What is Aortic Disease?
Aortic disease is broadly defined as conditions affecting the aorta, the main and largest artery in the human body that supplies oxygenated blood to all of the body’s vital organs. When the aorta becomes diseased or damaged, the entire body’s blood supply can be jeopardized and can quickly transform into a serious medical emergency.
What is the Aorta?
The aorta starts at the root of the heart, where the artery is connected to the heart by the aortic valve. It hooks like a candy cane down the spine, sending blood to the, brain, arms, spinal cord, visceral organs (intestines, liver, stomach), kidneys, and legs.
An aortic aneurysm is a “ballooning” of the aorta that, if expanded far enough, can potentially rupture. An aortic aneurysm can occur in either the chest region, commonly called a thoracic aneurysm, or the abdomen region, often referred to as an abdominal aortic aneurysm (AAA).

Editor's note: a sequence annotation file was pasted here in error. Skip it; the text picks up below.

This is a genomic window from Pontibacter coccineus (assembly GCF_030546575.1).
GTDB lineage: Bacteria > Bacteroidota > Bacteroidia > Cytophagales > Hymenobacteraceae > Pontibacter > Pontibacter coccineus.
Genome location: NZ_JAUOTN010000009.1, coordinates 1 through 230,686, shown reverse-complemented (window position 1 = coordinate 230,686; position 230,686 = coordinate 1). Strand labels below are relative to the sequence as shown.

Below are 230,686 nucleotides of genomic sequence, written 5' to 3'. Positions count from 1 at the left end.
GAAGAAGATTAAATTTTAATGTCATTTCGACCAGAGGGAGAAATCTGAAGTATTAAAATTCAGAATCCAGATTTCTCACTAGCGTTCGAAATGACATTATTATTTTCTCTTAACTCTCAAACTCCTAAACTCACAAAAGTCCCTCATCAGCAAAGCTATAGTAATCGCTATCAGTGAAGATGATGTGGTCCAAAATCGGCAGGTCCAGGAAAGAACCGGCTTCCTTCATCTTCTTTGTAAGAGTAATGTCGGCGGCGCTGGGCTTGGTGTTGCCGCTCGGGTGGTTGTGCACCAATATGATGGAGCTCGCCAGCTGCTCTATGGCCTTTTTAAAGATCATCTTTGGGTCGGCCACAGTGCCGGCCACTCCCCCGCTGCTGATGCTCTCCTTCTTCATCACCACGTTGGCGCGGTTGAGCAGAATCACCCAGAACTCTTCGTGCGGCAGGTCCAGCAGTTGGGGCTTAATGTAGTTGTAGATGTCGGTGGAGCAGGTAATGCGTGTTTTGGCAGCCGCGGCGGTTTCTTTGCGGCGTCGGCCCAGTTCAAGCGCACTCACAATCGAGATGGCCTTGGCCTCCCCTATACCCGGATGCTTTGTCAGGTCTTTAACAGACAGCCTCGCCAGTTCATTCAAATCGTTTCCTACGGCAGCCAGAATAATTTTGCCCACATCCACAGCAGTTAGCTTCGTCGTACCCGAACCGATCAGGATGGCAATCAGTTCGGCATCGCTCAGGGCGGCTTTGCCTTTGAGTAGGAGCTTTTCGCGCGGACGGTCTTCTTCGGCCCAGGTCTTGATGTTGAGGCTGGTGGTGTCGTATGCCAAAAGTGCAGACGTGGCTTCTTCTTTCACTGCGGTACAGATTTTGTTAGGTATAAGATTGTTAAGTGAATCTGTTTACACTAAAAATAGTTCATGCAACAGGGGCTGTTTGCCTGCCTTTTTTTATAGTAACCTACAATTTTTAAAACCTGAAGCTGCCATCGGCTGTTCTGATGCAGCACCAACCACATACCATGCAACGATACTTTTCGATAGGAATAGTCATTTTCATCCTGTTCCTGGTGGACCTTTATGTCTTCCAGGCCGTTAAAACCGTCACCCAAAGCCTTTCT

Aortic dissection occurs when the middle layer of the aortic wall splits creating a “false” channel for blood flow. This dissecting process weakens the aortic wall making it more prone to rupture. When rupture occurs, survival is often less than 10%. Aortic dissection can also lead to obstruction of any of the branches of the aorta and ultimate organ death. Although many risk factors for aortic aneurysms have been identified, the exact cause remains unknown.